should not effectively function in this way and, sometimes supplemented
or amplified by notes, Lacey's poems often do: they supply first-hand,
seldom-offered information about
what it was like to live and breathe in the swarming cities and
stranded hamlets of the Third World. If sometimes the information
merely answers to the village explainer part of his personality,
it also enriches his work, creating travel writing of a high order.
As for how he pursued his personal myth, one need neither deplore
nor applaud it to find
fascinating, as I do, all the minutiae of his autonomy and his
The poems that follow are all the ones
I have so far found, which does not preclude the discovery of
others - though these are likely to be juvenilia, like his prize-winning
effort on the topic of the rosary. Each of the sections is prefaced
by a short bibliographical note. I have taken minor liberties,
when the interests of clarity called for it, in the presentation
of the poems and notes. I have converted all footnotes into endnotes;
Lacey was inconsistent in such matters, as he was in spelling,
italicization, and hyphenation. The poems in The Forms of Loss,
Path of Snow, Later, and Third World follow
the order of their first published form, as do the poems in The
Delight of Hearts, extracted from the book of the same name.
To some poems I've added notes or titles that only exist in manuscript.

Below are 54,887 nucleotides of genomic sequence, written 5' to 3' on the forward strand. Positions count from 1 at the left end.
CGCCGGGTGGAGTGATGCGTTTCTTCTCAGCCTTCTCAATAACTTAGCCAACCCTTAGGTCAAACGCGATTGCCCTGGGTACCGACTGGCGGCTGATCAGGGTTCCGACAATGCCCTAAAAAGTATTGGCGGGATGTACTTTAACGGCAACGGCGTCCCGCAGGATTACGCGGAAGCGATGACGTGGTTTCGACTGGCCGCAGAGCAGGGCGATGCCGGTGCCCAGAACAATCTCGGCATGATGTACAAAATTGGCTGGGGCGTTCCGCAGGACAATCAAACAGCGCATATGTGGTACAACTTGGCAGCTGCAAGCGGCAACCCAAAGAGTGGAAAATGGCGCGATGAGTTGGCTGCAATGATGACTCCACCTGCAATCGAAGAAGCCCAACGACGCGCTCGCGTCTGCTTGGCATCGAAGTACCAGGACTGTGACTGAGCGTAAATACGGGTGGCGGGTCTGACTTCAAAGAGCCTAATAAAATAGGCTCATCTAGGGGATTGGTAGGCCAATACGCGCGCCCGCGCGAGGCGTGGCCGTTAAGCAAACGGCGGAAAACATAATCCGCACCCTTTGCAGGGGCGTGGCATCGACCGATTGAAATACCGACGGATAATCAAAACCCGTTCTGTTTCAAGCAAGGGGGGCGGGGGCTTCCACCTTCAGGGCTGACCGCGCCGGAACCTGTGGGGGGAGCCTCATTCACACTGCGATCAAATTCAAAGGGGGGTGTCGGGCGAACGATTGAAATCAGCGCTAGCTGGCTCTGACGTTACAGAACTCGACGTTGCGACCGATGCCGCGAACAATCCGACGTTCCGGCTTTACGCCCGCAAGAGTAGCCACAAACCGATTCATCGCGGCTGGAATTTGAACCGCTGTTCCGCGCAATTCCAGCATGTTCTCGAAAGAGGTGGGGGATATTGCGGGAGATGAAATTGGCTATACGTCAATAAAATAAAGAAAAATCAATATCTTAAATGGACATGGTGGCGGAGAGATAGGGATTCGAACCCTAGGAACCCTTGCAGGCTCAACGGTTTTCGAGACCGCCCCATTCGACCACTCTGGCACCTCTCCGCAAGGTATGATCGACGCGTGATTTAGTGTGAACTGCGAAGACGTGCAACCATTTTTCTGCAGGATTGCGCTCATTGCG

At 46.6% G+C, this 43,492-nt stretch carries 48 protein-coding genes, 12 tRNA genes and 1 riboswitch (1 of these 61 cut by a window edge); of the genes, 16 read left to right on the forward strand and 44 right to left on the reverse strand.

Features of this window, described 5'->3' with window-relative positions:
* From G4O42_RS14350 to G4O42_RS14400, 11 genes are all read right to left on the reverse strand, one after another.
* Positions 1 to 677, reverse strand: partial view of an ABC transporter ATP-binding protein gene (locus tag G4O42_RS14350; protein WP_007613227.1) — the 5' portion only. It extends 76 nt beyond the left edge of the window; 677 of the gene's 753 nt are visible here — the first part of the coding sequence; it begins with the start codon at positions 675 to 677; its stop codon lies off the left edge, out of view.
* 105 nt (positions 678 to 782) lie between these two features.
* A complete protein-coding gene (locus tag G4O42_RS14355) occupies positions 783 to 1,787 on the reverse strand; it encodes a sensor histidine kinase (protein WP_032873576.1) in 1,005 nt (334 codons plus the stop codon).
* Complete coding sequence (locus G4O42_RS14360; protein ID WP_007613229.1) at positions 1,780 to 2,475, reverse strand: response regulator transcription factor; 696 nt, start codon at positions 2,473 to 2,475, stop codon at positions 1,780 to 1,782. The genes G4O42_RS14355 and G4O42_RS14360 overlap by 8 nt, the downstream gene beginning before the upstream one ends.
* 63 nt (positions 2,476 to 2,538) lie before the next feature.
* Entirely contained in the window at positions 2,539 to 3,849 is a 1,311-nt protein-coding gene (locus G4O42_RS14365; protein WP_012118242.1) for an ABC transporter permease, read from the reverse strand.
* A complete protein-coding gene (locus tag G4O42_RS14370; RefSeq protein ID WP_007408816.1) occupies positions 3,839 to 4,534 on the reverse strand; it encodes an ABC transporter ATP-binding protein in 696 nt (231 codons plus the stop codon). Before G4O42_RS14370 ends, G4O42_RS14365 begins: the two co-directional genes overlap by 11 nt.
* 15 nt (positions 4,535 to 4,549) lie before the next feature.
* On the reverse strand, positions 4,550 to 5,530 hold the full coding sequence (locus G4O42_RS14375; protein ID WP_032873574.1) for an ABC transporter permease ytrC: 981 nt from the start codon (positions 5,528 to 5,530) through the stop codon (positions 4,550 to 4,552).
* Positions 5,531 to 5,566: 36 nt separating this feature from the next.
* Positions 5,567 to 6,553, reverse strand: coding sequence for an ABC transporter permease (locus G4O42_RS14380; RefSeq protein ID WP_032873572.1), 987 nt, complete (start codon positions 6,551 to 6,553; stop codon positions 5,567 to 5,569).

Where Lacey did not provide dates for uncollected poems I've enclosed
them in square brackets and assigned them on the basis of circumstantial
evidence - a problematic undertaking, given his habit of working
and reworking poems over many years. Largely, I have taken a laissez-faire
approach to the text, though I've attempted to regularize spelling
to concur with Canadian practice. The uncollected poems exist
in versions that vary from immaculately typed or handwritten fair
copies to shreds of scrawled-upon Kleenex - or something worse.
I have attempted to transcribe or reconstruct all as accurately
as possible; where the poet interleaves alternative words or lines
I have chosen the version that seemed to me superior. I would
like to thank Donald McLeod, Nik Sheehan, David Warren, and Ian
Young for their assistance. None of my errors and omissions should
be laid at their door, nor at the door of John Robert Colombo,
whose publication of this book is a great tribute to an old friend.
Enjoy, used as an injunction to you,
the reader, may not be quite the word when it comes to the poetry
of Edward Lacey.
Fraser Sutherland was born and raised in Nova
Scotia, and is now living in Toronto. He is a widely traveled
freelance writer, critic, editor, and lexicographer. His work
has appeared in numerous periodicals and anthologies, including
eight volumes of poetry, four of nonfiction, and one of short
fiction, some of it translated into Albanian, Farsi, French,
Italian, and Serbo-Croat. A member of PEN, he has a special interest
in immigrant and exiled writers.